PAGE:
As Kristin Smaby said in "Being human is good business", "It is time to consider a different approach: creating a human-based customer service through great people and smart technology. So know your customers. Make them human. Make yourself human. It's worth it."

Southwest Airlines applied this principle in a memorable way when one of their pilots booked a return flight to wait for a customer attending a funeral. They put people before what they think, and this customer will never forget it.


8. Listen carefully

Paying attention to customer feedback involves analyzing data, and listening directly. Show your customers that you hear them when they take the time to talk to you. Listening increases the chances that you will hear your customers' real issues and be able to address them effectively, which will lead to happy customers.

Listen to what they have to say without raising your own agenda. Don't assume you know what your customer is going to say. Demonstrate good listening skills; when on the phone or in live chat, use phrases like "Sounds like..." and "You mean...?" or "Let me make sure I understand." Be sure to repeat the problem in your own words to show that you heard them.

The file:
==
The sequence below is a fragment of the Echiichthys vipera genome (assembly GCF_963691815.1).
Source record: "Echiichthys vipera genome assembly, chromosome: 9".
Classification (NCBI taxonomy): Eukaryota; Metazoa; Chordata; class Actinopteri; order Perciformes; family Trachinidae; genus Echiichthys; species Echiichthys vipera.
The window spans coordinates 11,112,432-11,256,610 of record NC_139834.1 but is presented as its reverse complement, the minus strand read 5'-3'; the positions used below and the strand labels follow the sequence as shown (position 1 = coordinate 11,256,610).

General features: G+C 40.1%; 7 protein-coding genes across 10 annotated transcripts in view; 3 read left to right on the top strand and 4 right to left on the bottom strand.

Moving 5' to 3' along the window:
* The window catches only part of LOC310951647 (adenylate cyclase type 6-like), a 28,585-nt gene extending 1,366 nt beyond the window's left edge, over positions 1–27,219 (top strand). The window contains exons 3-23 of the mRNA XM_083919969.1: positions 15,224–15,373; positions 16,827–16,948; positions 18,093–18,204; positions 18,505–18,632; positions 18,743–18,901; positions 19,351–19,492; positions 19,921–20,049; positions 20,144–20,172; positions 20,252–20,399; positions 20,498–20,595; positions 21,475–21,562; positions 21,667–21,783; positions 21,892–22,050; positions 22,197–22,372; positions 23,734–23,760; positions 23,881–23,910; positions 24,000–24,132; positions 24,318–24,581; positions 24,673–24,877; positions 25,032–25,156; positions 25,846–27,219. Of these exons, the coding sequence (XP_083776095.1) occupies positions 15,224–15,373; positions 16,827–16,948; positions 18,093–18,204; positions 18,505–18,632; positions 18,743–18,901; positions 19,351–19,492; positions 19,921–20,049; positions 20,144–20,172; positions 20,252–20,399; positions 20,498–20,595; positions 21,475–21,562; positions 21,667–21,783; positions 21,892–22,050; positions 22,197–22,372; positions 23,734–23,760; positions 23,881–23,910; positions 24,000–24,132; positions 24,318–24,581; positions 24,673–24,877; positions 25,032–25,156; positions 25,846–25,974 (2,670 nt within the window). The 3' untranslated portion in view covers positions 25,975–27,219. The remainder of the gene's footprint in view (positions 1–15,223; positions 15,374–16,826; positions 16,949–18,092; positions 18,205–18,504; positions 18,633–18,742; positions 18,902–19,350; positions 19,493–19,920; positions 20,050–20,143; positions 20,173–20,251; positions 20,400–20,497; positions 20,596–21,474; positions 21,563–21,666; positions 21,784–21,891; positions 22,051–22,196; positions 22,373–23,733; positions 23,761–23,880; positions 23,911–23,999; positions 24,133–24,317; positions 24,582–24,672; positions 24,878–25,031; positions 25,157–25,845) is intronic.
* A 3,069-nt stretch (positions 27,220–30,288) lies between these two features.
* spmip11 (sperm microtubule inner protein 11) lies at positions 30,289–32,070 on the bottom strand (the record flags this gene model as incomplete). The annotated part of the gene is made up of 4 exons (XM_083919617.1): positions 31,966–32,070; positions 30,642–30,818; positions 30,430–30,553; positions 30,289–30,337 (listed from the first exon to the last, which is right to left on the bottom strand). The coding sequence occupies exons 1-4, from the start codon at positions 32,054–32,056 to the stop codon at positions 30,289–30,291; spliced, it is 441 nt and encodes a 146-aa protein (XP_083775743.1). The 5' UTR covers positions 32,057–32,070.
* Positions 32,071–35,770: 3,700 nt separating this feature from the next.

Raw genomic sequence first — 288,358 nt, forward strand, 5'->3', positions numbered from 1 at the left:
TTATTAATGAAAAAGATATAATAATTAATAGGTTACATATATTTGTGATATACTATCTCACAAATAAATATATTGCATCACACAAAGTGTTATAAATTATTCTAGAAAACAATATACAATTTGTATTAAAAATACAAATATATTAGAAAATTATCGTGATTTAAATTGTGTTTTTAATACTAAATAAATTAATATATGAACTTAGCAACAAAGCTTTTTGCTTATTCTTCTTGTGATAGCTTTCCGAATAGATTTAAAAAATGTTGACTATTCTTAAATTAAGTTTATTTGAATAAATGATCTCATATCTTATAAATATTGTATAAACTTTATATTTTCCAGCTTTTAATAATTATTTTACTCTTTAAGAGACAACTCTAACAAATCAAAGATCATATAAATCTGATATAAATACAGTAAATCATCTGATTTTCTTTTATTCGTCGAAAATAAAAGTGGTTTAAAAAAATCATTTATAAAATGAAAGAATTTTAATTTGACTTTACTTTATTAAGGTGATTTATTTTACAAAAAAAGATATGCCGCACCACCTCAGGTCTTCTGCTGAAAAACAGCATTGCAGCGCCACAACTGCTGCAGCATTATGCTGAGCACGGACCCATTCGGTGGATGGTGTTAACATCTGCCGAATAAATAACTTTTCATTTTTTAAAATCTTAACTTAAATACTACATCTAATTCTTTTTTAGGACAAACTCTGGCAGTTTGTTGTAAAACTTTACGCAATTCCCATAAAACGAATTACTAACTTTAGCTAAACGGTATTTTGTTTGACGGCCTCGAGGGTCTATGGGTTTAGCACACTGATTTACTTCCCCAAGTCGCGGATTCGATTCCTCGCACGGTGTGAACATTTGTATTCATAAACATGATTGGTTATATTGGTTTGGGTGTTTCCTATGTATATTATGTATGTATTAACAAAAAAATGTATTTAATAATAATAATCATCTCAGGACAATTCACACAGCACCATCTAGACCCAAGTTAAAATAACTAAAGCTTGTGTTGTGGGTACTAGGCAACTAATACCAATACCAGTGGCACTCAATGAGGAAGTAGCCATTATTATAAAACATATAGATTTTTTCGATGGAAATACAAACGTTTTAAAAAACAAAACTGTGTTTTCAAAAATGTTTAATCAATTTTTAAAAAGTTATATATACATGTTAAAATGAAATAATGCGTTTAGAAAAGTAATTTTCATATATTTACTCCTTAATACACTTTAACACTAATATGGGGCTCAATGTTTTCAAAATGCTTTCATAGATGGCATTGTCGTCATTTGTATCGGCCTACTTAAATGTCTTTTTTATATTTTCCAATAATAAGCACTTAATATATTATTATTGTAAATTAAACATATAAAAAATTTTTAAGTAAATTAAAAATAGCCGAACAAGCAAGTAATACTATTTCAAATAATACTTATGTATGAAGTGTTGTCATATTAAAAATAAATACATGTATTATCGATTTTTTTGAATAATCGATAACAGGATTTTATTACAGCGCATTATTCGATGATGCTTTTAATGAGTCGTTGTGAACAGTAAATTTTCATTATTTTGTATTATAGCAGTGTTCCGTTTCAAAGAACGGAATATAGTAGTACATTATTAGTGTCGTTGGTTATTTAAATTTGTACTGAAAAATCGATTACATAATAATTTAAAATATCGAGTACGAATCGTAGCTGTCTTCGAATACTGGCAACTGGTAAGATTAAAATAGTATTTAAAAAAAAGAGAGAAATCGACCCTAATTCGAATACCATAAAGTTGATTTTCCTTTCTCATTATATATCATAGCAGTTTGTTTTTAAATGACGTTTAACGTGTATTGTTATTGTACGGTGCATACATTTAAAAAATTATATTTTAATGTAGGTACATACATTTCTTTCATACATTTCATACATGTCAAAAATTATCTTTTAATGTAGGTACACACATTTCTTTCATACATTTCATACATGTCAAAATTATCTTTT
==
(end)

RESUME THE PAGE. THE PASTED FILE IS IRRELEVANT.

Good listening also means getting to know your client's unique personality and current emotional state so you can tailor your response to that situation. Customer service is nothing special.


9. Keep your word

If you make a promise, making sure you keep it is a smart salesperson's job. Don't let your customers down. Keeping your word is a matter of respect and trust.

For example, if you promise a 99% uptime SLA, make sure you meet that standard. If you promise to develop certain features in your software in a certain period of time, be sure to stick to that.

When you break your word, such as saying you'll get back to a customer within 24 hours and you don't, offer something to make up for it. If your customer's delivery is faulty, offer to replace it and reimburse them for their trouble. You may lose money in the short term, but you will gain a loyal customer.